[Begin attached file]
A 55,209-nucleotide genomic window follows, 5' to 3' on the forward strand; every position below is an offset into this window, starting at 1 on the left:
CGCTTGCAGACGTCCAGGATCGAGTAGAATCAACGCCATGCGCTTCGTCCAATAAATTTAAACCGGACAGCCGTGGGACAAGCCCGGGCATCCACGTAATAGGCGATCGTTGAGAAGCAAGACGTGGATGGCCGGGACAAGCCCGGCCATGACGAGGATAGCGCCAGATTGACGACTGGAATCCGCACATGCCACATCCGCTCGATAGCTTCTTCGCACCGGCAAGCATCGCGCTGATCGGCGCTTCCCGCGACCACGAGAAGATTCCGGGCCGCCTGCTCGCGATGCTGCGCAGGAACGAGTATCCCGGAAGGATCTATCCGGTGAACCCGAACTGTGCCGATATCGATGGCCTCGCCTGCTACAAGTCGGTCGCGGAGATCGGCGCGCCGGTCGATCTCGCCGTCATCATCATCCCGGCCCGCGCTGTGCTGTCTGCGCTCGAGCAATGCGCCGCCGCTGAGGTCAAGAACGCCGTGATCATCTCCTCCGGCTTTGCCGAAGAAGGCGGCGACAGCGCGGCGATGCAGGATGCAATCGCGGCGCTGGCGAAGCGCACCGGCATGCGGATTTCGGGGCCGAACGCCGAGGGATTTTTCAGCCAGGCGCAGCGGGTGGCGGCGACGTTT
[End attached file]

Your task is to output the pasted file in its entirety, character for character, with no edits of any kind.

A 55,209-nucleotide genomic window follows, 5' to 3' on the forward strand; every position below is an offset into this window, starting at 1 on the left:
CGCTTGCAGACGTCCAGGATCGAGTAGAATCAACGCCATGCGCTTCGTCCAATAAATTTAAACCGGACAGCCGTGGGACAAGCCCGGGCATCCACGTAATAGGCGATCGTTGAGAAGCAAGACGTGGATGGCCGGGACAAGCCCGGCCATGACGAGGATAGCGCCAGATTGACGACTGGAATCCGCACATGCCACATCCGCTCGATAGCTTCTTCGCACCGGCAAGCATCGCGCTGATCGGCGCTTCCCGCGACCACGAGAAGATTCCGGGCCGCCTGCTCGCGATGCTGCGCAGGAACGAGTATCCCGGAAGGATCTATCCGGTGAACCCGAACTGTGCCGATATCGATGGCCTCGCCTGCTACAAGTCGGTCGCGGAGATCGGCGCGCCGGTCGATCTCGCCGTCATCATCATCCCGGCCCGCGCTGTGCTGTCTGCGCTCGAGCAATGCGCCGCCGCTGAGGTCAAGAACGCCGTGATCATCTCCTCCGGCTTTGCCGAAGAAGGCGGCGACAGCGCGGCGATGCAGGATGCAATCGCGGCGCTGGCGAAGCGCACCGGCATGCGGATTTCGGGGCCGAACGCCGAGGGATTTTTCAGCCAGGCGCAGCGGGTGGCGGCGACGTTT